His 14-year-old brother Josh stays with his father, after violent clashes between the two boys. Michael’s home is a revolving door of relatives, friends and friends who are called relatives, everyone smoking cigarettes in the kitchen. There is a green space out front. No one’s playing on it. “Trouble is,” Michael says, “my little cousin ran through the grass and fell and cut his hand . He had seven stitches. People get drunk and chuck needles, drugs, everything over there.” Craig says they avoid other people on the estate. “We go down the woods, but it’s dangerous there, too.” Michael nods: “I know cos there’s gangs and all that. ” Craig butts in: “They set fire to everything.” Craig asks Michael: “Is this a good place? Ely.” Michael shrugs: “There’s only one place that’s good for kids: jungles.” Craig : “Why?” Michael: “Cos you grow up in the jungle, there’s no fags or nothing. There’s always a river close by, if there’s a fire. Like, there’s clean water. There’s always stuff to do: climb trees, make swings. There are plenty of animals to see.”
For now, Michael and Craig make do with the streets, playing games such as “batter you like hell”. “You’re not even allowed to fight back,” Michael explains. “Yeah, like we pretend that they’ve got drugs on them. We find like an empty 10-bag and pretend it’s drugs.” Stash bags lie everywhere. And the fighting? “It feels good inside,” Michael says, “but on the outside it feels, ‘ Ah, I can’t believe I’m doing this.’ ” He’s been on the receiving end, too, such as the time he picked up his mother’s weekly cash at the post office. “Seven or eight kids ran up to me. Floored me.” Others came, too. Perhaps 15 in the end. “Gripped my mum’s 160 quid. Punched me in my jaw, broke my arm.” Kicking and punching, they laid into him . “I was found by the police at 3am. After that, I always get picked on cos I was beaten. ” Michael doesn’t feel sorry for himself. “Everyone’s poor in some sort of way. My mum gets £108 and that’s got to last her the week. She’s got me and sis Carol Ann, plus she’s got to get food, co s my cousin comes in. And my next-door neighbour that I calls my sis, and she’s got a daughter, who I call my niece. Nowadays we’re gone without food. I stay out all day and come back at night. Then I just have my cereal and goes to sleep. And then wakes up the next day and does the same. I’ve done that for a week before.”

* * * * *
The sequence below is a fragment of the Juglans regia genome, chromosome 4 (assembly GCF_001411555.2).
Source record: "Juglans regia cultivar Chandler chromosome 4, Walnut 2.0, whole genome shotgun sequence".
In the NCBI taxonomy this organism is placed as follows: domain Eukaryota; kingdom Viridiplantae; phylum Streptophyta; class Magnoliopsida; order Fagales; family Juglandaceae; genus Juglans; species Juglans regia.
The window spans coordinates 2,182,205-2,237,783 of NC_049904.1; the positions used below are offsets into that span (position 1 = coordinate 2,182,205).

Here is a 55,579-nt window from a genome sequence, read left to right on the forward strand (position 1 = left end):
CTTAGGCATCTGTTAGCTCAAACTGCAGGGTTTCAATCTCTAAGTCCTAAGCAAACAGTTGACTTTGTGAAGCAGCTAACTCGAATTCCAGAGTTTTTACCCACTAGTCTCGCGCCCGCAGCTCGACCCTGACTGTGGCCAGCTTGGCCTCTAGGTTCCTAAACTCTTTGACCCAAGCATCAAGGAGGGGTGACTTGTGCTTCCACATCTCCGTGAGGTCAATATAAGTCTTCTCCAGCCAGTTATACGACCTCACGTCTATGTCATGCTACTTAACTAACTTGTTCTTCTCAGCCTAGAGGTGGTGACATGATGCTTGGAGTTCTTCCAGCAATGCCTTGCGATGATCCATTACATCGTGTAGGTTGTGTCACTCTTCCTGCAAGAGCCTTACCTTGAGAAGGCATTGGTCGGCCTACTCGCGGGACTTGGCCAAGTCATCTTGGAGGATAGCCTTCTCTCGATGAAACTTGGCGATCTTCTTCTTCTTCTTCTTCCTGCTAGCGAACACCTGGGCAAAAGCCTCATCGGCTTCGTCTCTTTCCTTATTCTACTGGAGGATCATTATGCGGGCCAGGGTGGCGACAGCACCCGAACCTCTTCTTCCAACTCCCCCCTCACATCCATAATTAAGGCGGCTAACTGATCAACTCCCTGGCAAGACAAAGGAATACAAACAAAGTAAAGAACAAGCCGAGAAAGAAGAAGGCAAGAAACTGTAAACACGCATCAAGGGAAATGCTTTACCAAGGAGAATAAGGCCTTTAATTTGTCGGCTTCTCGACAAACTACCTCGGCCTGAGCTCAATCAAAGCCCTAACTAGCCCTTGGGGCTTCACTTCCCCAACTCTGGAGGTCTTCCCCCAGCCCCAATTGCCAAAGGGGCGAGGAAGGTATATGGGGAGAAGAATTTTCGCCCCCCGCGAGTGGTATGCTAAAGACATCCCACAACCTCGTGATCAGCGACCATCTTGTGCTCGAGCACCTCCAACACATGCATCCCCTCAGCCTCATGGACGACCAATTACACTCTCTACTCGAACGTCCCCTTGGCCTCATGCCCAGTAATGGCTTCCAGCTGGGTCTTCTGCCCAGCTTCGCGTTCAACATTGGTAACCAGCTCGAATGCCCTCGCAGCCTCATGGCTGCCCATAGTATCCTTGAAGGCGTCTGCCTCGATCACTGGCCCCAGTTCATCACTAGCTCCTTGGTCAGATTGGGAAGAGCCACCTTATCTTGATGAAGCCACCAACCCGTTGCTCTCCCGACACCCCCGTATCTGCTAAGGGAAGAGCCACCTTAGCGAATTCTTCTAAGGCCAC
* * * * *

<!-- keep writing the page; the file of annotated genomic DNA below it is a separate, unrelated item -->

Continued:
Most of the time, they get by on tins. “She has to put £35 on gas and £35 on electric. That lasts one week. I know what’s gonna happen in my future. Cos I always get a feeling that something good is gonna happen. I’m gonna turn out famous. And then I’m gonna get plenty money. I was thinking about being a vet or something. Or just carry on breeding my gerbils.” Craig’s not going to settle for the life he sees around him: “I’m not going to end up bad, I know for a fact.” Michael agrees: “My worst future would be…” Craig butts in: “…to turn out like the people living here.” Michael nods. “I don’t want to be like that.” Craig: “Look, our chances are good and bad. Both. We decide.”
Poor Kids is on BBC1 on 7 June at 10.35pm. See a video of True Vision’s interviews, at guardian.co.uk/video.